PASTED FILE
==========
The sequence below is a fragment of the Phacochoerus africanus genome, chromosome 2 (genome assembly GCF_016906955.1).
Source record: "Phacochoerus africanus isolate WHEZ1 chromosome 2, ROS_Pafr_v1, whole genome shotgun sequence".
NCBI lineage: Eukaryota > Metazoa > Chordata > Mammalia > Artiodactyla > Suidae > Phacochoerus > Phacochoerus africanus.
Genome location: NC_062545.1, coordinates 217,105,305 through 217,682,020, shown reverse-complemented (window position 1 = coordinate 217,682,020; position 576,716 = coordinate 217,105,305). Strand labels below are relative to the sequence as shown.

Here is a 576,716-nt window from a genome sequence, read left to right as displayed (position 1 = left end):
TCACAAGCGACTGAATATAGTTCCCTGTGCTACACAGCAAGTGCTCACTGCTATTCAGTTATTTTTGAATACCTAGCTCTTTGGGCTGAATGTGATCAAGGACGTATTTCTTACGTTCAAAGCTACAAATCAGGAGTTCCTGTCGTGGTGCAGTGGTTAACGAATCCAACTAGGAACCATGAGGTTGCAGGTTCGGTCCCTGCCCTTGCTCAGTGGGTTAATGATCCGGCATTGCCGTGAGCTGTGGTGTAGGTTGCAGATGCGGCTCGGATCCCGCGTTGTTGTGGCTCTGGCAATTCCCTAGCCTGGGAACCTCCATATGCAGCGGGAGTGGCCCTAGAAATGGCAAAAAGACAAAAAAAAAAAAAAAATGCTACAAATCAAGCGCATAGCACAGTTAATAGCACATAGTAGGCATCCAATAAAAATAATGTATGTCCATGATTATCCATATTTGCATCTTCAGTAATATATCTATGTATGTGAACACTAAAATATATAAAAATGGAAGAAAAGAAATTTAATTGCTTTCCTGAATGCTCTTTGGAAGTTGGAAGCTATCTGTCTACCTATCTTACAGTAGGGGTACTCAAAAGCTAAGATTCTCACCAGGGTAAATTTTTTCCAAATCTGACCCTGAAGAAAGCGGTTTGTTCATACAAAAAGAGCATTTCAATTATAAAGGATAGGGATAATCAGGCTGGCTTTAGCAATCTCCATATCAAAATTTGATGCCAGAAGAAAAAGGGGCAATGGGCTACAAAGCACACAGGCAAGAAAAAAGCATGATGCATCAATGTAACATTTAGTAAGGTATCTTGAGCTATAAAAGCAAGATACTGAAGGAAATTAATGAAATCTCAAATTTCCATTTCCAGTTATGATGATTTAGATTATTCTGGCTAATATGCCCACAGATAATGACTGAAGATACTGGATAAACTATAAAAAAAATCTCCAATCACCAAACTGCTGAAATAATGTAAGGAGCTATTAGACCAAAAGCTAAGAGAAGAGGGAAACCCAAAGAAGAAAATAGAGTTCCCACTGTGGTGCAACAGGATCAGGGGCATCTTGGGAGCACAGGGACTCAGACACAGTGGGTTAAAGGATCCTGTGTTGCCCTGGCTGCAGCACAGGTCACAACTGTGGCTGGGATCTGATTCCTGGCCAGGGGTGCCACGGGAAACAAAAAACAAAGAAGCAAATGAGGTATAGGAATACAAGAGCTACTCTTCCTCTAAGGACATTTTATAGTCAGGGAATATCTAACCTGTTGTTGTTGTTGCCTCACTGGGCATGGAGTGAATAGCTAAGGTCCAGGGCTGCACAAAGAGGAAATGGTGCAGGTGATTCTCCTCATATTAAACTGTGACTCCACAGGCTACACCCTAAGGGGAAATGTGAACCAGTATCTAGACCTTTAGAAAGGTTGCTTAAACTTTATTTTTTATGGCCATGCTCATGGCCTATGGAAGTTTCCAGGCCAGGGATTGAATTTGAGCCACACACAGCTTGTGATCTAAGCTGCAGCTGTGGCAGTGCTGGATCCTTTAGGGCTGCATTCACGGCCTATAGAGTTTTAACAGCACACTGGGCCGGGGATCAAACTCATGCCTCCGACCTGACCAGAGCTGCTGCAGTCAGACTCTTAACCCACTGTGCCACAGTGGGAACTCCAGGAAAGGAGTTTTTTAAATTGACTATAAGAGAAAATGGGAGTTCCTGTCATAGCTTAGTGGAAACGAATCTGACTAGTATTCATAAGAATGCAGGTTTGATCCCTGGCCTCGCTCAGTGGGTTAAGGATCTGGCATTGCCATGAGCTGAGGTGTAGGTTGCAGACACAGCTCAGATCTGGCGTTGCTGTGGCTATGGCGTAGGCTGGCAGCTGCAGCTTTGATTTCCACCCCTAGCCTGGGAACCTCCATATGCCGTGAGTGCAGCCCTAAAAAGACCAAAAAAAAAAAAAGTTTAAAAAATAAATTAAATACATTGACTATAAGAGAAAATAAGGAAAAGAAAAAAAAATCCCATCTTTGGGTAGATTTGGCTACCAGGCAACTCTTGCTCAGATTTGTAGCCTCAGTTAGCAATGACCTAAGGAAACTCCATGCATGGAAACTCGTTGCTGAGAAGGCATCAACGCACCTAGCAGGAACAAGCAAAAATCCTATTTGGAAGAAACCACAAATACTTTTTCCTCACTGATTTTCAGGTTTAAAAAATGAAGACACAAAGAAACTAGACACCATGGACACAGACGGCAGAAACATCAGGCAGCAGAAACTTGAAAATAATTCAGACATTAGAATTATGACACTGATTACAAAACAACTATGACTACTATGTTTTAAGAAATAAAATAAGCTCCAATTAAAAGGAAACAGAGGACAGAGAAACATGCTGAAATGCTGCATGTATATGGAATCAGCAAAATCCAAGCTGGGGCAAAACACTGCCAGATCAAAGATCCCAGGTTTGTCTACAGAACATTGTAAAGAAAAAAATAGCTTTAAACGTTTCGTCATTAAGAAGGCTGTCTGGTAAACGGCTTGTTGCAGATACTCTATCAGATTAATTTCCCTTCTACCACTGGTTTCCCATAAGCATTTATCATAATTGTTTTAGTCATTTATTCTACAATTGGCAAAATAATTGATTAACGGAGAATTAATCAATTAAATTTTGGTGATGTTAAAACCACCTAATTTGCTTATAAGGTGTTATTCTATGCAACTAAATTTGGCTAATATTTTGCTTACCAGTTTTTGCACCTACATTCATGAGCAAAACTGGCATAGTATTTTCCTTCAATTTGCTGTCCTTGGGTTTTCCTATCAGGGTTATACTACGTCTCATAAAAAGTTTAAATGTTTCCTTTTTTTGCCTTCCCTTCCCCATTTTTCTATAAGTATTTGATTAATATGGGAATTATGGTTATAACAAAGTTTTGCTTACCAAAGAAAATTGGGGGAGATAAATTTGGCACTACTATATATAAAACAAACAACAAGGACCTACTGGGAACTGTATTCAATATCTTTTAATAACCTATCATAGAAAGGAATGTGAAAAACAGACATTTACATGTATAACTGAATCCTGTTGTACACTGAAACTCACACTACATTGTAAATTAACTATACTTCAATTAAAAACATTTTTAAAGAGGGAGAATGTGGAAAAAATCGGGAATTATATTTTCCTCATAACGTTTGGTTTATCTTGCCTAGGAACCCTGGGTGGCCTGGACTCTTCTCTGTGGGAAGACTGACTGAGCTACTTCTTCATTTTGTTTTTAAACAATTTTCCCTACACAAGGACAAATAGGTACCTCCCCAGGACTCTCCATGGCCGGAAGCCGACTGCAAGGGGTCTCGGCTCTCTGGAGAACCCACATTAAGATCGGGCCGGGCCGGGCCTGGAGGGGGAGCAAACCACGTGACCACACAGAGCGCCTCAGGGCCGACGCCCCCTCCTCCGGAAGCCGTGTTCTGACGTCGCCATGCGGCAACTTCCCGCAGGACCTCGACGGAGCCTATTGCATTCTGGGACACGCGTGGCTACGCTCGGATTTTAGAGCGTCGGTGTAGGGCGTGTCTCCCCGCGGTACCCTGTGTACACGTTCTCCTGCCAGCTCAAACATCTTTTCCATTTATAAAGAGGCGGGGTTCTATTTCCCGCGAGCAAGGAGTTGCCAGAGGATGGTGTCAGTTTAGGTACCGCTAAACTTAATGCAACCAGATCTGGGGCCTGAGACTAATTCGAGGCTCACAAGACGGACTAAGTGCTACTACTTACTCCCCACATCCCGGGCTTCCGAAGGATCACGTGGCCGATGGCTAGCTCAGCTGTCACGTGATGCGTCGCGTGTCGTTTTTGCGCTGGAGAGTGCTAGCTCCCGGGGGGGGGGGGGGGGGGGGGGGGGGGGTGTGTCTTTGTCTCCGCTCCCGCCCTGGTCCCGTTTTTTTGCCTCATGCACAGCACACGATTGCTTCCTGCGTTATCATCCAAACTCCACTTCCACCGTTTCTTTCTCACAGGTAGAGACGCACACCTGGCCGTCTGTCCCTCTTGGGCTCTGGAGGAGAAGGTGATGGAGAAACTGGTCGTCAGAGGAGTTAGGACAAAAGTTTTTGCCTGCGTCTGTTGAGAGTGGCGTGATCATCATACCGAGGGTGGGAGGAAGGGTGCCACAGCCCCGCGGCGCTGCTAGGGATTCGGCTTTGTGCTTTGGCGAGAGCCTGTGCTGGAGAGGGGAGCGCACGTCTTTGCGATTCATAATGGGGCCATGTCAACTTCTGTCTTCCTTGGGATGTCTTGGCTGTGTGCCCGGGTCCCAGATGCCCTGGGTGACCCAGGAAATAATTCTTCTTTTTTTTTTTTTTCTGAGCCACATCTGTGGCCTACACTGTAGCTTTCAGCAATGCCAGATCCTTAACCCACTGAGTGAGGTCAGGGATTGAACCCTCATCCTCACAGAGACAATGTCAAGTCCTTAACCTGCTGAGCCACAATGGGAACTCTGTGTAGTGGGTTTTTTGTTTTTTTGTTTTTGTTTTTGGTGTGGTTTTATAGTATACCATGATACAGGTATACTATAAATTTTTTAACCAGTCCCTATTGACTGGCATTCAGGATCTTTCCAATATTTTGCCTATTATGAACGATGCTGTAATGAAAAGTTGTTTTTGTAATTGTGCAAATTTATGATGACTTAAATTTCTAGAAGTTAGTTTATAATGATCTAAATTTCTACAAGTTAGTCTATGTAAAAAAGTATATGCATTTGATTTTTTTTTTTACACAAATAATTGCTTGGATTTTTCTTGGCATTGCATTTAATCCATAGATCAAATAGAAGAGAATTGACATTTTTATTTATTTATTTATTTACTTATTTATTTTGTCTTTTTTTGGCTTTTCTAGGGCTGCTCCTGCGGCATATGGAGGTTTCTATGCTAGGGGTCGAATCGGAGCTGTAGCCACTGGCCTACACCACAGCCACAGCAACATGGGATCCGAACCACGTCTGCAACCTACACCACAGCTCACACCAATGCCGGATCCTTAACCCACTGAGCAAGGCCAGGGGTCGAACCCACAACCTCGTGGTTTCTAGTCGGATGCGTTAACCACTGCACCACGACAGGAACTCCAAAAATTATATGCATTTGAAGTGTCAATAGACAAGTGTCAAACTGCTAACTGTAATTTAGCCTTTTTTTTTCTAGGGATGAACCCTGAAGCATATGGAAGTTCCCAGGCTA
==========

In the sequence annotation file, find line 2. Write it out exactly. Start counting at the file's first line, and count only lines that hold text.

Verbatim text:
Source record: "Phacochoerus africanus isolate WHEZ1 chromosome 2, ROS_Pafr_v1, whole genome shotgun sequence".